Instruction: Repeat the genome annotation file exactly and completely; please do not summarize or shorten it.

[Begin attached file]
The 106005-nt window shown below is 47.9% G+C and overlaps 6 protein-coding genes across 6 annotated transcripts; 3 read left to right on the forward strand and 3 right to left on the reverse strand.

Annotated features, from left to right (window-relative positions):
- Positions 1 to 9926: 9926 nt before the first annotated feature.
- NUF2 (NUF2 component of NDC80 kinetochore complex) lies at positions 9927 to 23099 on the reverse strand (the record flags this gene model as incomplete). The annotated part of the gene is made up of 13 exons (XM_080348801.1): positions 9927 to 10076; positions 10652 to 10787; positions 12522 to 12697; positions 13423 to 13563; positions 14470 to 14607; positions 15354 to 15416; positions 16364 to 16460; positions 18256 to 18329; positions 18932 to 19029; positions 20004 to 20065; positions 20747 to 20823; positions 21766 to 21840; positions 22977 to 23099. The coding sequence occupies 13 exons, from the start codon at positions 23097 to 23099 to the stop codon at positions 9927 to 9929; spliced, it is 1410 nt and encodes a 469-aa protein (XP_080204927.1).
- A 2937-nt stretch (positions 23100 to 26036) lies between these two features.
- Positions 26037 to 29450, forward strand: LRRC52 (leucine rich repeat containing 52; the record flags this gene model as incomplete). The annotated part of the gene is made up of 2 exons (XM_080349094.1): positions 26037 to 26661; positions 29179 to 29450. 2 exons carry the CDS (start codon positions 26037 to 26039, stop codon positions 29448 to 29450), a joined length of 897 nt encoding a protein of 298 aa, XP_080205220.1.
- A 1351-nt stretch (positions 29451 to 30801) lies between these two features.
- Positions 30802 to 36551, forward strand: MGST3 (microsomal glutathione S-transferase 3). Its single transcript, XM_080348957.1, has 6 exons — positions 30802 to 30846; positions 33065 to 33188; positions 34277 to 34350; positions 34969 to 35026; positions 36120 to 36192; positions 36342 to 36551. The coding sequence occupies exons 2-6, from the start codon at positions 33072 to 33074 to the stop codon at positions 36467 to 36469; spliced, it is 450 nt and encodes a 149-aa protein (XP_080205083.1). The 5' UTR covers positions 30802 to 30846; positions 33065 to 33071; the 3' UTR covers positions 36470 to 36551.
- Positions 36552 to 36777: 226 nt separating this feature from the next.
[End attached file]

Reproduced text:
The 106005-nt window shown below is 47.9% G+C and overlaps 6 protein-coding genes across 6 annotated transcripts; 3 read left to right on the forward strand and 3 right to left on the reverse strand.

Annotated features, from left to right (window-relative positions):
- Positions 1 to 9926: 9926 nt before the first annotated feature.
- NUF2 (NUF2 component of NDC80 kinetochore complex) lies at positions 9927 to 23099 on the reverse strand (the record flags this gene model as incomplete). The annotated part of the gene is made up of 13 exons (XM_080348801.1): positions 9927 to 10076; positions 10652 to 10787; positions 12522 to 12697; positions 13423 to 13563; positions 14470 to 14607; positions 15354 to 15416; positions 16364 to 16460; positions 18256 to 18329; positions 18932 to 19029; positions 20004 to 20065; positions 20747 to 20823; positions 21766 to 21840; positions 22977 to 23099. The coding sequence occupies 13 exons, from the start codon at positions 23097 to 23099 to the stop codon at positions 9927 to 9929; spliced, it is 1410 nt and encodes a 469-aa protein (XP_080204927.1).
- A 2937-nt stretch (positions 23100 to 26036) lies between these two features.
- Positions 26037 to 29450, forward strand: LRRC52 (leucine rich repeat containing 52; the record flags this gene model as incomplete). The annotated part of the gene is made up of 2 exons (XM_080349094.1): positions 26037 to 26661; positions 29179 to 29450. 2 exons carry the CDS (start codon positions 26037 to 26039, stop codon positions 29448 to 29450), a joined length of 897 nt encoding a protein of 298 aa, XP_080205220.1.
- A 1351-nt stretch (positions 29451 to 30801) lies between these two features.
- Positions 30802 to 36551, forward strand: MGST3 (microsomal glutathione S-transferase 3). Its single transcript, XM_080348957.1, has 6 exons — positions 30802 to 30846; positions 33065 to 33188; positions 34277 to 34350; positions 34969 to 35026; positions 36120 to 36192; positions 36342 to 36551. The coding sequence occupies exons 2-6, from the start codon at positions 33072 to 33074 to the stop codon at positions 36467 to 36469; spliced, it is 450 nt and encodes a 149-aa protein (XP_080205083.1). The 5' UTR covers positions 30802 to 30846; positions 33065 to 33071; the 3' UTR covers positions 36470 to 36551.
- Positions 36552 to 36777: 226 nt separating this feature from the next.